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HomeContentsThemes > American influences on Pictorialism

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In 1896 the Camera Club of the Capital Bicycle Club sponsored the 1896 Washington Salon and Art Photographic Exhibition and it was a tremendous impetus in gaining acceptance for art photography within the USA with fifty of the photographs being purchased by the Smithsonian Institution. Alfred Stieglitz was editing Camera Notes (1897-1903) for the Camera Club of New York and Fred Holland Day was preparing for the The New School of American Photography exhibition he was organizing for the London Royal Photographic Society in 1900 that included works by:
The London exhibition was followed the following year (1901) with the Paris, Photo-Club of Paris also showing The New School of American Photography. It was the photographs shown at these shows and their acclaim that encouraged Alfred Stieglitz to push forward with his own plans in the USA.
 
Camera Notes
Camera Notes 
  
Christian A. Peterson
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On photography
Stieglitz on Photography: His Selected Essays and Notes 
  
Alfred Stieglitz; Richard Whelan; & Sarah Greenough (Compiler)
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A biography
Stieglitz: A Memoir/Biography 
  
Sue Davidson Lowe
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Example work
Alfred Stieglitz: Photographs and Writings 
  
Alfred Stieglitz
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In the United States Alfred Stieglitz (1864-1946) was a talented photographer and he seemingly had endless enthusiasm for promoting photography through exhibitions, writing and social networking. Following his resignation as editor for Camera Notes in 1903 he promoted his personal vision at the little gallery of the Photo-Secession that he ran somewhat autocratically at 291 on New York's Fifth Avenue. The founding members of the Photo-Secession (which took its name from a modern art movement in Munich) included most of those who had contributed to the 1900 London RPS show organized by Fred Holland Day.
At it's inception it seems that even the members weren't entirely sure if they were included in the group - but acceptance by Alfred Stieglitz was not to be taken lightly and people could fall out of favor and patronage just as easily as they were accepted.
Photo-Secession
 
Alvin Langdon Coburn
Alvin Langdon Coburn: Photographs 1900-1924 
  
Alvin Langdon Coburn; Marianne Fulton; Karl Steinorth (Editor); Nancy Newhall; & Reinhold Misselbeck
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Gertrude Käsebier
Gertrude Kasebier: The Photographer and Her Photographs 
  
Barbara L. Michaels; & Gertrude Kasebier (Photographer)
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Edward Steichen
Steichen's Legacy 
  
Joanna Steichen
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Clarence H. White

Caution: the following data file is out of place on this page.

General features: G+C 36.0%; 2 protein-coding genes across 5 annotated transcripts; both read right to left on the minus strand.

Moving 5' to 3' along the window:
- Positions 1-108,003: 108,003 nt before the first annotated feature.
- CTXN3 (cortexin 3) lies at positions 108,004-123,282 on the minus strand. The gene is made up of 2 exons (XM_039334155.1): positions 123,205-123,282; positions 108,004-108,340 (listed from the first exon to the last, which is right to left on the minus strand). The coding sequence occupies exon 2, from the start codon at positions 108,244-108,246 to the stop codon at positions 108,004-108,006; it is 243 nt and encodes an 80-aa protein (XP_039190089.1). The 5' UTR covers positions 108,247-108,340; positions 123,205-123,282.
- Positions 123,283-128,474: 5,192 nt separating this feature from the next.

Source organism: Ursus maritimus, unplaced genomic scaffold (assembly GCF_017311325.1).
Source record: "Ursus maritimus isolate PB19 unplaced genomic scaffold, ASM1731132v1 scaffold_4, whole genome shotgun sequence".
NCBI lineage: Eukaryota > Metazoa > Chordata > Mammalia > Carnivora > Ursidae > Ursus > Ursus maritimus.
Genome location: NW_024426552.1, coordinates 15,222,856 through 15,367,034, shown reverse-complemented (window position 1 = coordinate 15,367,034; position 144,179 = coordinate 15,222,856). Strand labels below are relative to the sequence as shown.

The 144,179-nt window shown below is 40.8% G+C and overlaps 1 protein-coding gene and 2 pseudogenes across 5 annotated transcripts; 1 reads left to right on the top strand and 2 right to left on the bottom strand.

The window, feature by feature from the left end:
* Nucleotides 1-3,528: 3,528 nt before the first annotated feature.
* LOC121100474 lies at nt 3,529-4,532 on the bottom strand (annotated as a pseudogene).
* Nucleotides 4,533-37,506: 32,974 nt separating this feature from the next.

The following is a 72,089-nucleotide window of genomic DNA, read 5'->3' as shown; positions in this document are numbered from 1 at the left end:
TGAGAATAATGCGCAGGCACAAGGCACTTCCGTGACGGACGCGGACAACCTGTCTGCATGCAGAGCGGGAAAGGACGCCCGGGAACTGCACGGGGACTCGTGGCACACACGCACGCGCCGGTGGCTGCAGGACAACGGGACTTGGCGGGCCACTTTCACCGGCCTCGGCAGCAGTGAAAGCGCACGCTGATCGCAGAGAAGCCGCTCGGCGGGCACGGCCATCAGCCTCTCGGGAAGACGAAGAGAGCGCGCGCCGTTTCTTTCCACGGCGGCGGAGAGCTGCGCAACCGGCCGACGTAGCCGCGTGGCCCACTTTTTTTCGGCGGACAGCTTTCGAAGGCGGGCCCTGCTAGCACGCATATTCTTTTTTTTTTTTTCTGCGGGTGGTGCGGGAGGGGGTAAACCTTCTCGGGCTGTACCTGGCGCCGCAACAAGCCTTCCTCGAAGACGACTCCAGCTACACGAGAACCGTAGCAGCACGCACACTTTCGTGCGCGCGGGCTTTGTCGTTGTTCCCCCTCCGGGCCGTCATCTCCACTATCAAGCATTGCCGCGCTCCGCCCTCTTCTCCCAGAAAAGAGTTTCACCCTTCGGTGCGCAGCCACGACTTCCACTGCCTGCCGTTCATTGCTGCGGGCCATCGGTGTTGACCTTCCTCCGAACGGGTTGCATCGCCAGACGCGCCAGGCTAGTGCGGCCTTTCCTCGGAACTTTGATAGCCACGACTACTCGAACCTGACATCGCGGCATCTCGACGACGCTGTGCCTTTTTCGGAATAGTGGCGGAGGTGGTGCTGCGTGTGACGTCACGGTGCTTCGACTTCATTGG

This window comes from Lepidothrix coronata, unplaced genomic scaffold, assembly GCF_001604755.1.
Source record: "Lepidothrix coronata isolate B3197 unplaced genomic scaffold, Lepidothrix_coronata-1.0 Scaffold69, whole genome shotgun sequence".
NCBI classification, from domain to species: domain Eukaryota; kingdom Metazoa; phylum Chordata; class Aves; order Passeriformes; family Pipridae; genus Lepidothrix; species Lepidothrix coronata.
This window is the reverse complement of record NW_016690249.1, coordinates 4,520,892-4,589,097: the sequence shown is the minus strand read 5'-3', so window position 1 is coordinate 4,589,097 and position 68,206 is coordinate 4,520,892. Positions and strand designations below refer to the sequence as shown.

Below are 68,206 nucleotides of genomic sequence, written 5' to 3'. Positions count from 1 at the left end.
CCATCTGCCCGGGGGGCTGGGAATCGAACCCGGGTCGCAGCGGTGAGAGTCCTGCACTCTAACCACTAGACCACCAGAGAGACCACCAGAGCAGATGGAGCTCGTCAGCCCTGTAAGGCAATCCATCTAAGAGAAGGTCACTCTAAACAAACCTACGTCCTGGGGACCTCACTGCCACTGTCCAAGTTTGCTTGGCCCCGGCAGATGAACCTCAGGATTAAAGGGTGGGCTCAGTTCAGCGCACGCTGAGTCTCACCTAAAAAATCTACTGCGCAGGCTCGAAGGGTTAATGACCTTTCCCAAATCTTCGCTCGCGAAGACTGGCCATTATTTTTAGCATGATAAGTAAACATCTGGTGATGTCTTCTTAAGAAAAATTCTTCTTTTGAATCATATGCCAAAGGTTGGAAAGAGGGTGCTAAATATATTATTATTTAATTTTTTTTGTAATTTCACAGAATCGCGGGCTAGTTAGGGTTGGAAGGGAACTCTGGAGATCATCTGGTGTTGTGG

Pictorialism into Modernism: The Clarence H. White School of Photography 
  
Clarence H. White (Photographer); Bonnie Yochelson (Editor); & Kathleen A. Erwin (Contributor)
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Almost every photographer of any consequence at the beginning of the twentieth century in the USA and most of Europe was influenced by Alfred Stieglitz. From 1903 to 1917 he was responsible for the production of the quarterly publication Camera Work and it included high quality photogravures stuck onto Japanese tissue by hand. The accompanying articles constantly promoted the view that photography was an art - it should be remembered that this was before museums or private individuals, with very few exceptions, were developing photographic collections.
Camera Work
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Edward Steichen
The Man that Resembles Erasmus 
[Camera Work, 42/43] 
1913
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Baron Adolph de Meyer
A Street in China 
[Camera Work, 40] 
1912
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Frederick H. Evans
Height and Light in Bourges Cathedral 
[Camera Work, 04] 
1903
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Alfred Stieglitz
A Snapshot: Paris 
[Camera Work, 41] 
1911
Camera Work was the key publication of the Pictorialist movement and ran from 1903 until 1917 under the total control of Alfred Stieglitz. The quarterly publication never had a large readership swinging between about 1,000 and 400 subscribers but the influence that it had over photographers and artists of the early Twentieth century was out of all proportion to this. Part of the reason was that the people who contributed photographs for Camera Work also wrote widely in other more popular magazines and also exhibited internationally.
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Camera Work
 
Camera Work: Alfred Stieglitz 
  
Pam Roberts; & Alfred Stieglitz
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The link between painting, sculpture and photography was explicitly made because Camera Work promoted artists such as Rodin, Matisse and Picasso who were developing their reputations at this time. Major photographic exhibitions such as the 1910 show at the Albright Art Gallery (Buffalo, NY, USA) promoted the hanging of photographs in art galleries which was a break through. At this show over 600 photographs hung and 15 photographs purchased for the permanent collection by the museum.
 
Camera Work was expensive to produce and declining sales through the First World War brought about it's cessation of publication in 1917 - but not before it had started to feature the works of Paul Strand who saw pictorialist photography as a dead end and was developing a modernist style.
 
  
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